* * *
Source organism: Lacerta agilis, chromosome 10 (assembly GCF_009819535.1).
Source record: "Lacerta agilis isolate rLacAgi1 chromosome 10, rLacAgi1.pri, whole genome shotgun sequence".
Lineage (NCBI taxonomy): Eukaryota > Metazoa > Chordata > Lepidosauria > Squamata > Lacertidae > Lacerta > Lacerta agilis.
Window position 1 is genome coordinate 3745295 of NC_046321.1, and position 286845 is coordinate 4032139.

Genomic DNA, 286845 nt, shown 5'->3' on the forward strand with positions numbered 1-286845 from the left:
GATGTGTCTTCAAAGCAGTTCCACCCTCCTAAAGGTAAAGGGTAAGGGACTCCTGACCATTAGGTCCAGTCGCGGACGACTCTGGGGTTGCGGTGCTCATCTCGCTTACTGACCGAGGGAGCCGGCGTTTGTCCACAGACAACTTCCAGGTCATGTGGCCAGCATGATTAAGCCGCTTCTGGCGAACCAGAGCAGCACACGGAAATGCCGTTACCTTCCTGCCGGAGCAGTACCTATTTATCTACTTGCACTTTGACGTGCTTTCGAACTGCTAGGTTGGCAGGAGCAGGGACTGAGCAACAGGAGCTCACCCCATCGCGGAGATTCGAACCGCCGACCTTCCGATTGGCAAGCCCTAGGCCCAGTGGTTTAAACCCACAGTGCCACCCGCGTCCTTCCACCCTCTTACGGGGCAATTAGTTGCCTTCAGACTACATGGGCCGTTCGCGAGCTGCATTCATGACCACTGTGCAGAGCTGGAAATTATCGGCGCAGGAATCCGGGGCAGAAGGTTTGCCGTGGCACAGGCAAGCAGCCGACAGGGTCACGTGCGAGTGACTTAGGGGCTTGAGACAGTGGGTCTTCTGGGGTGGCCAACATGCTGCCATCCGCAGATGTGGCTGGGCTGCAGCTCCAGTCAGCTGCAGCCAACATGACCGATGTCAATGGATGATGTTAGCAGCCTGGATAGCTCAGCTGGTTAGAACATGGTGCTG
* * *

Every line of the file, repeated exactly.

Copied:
Source organism: Lacerta agilis, chromosome 10 (assembly GCF_009819535.1).
Source record: "Lacerta agilis isolate rLacAgi1 chromosome 10, rLacAgi1.pri, whole genome shotgun sequence".
Lineage (NCBI taxonomy): Eukaryota > Metazoa > Chordata > Lepidosauria > Squamata > Lacertidae > Lacerta > Lacerta agilis.
Window position 1 is genome coordinate 3745295 of NC_046321.1, and position 286845 is coordinate 4032139.

Genomic DNA, 286845 nt, shown 5'->3' on the forward strand with positions numbered 1-286845 from the left:
GATGTGTCTTCAAAGCAGTTCCACCCTCCTAAAGGTAAAGGGTAAGGGACTCCTGACCATTAGGTCCAGTCGCGGACGACTCTGGGGTTGCGGTGCTCATCTCGCTTACTGACCGAGGGAGCCGGCGTTTGTCCACAGACAACTTCCAGGTCATGTGGCCAGCATGATTAAGCCGCTTCTGGCGAACCAGAGCAGCACACGGAAATGCCGTTACCTTCCTGCCGGAGCAGTACCTATTTATCTACTTGCACTTTGACGTGCTTTCGAACTGCTAGGTTGGCAGGAGCAGGGACTGAGCAACAGGAGCTCACCCCATCGCGGAGATTCGAACCGCCGACCTTCCGATTGGCAAGCCCTAGGCCCAGTGGTTTAAACCCACAGTGCCACCCGCGTCCTTCCACCCTCTTACGGGGCAATTAGTTGCCTTCAGACTACATGGGCCGTTCGCGAGCTGCATTCATGACCACTGTGCAGAGCTGGAAATTATCGGCGCAGGAATCCGGGGCAGAAGGTTTGCCGTGGCACAGGCAAGCAGCCGACAGGGTCACGTGCGAGTGACTTAGGGGCTTGAGACAGTGGGTCTTCTGGGGTGGCCAACATGCTGCCATCCGCAGATGTGGCTGGGCTGCAGCTCCAGTCAGCTGCAGCCAACATGACCGATGTCAATGGATGATGTTAGCAGCCTGGATAGCTCAGCTGGTTAGAACATGGTGCTG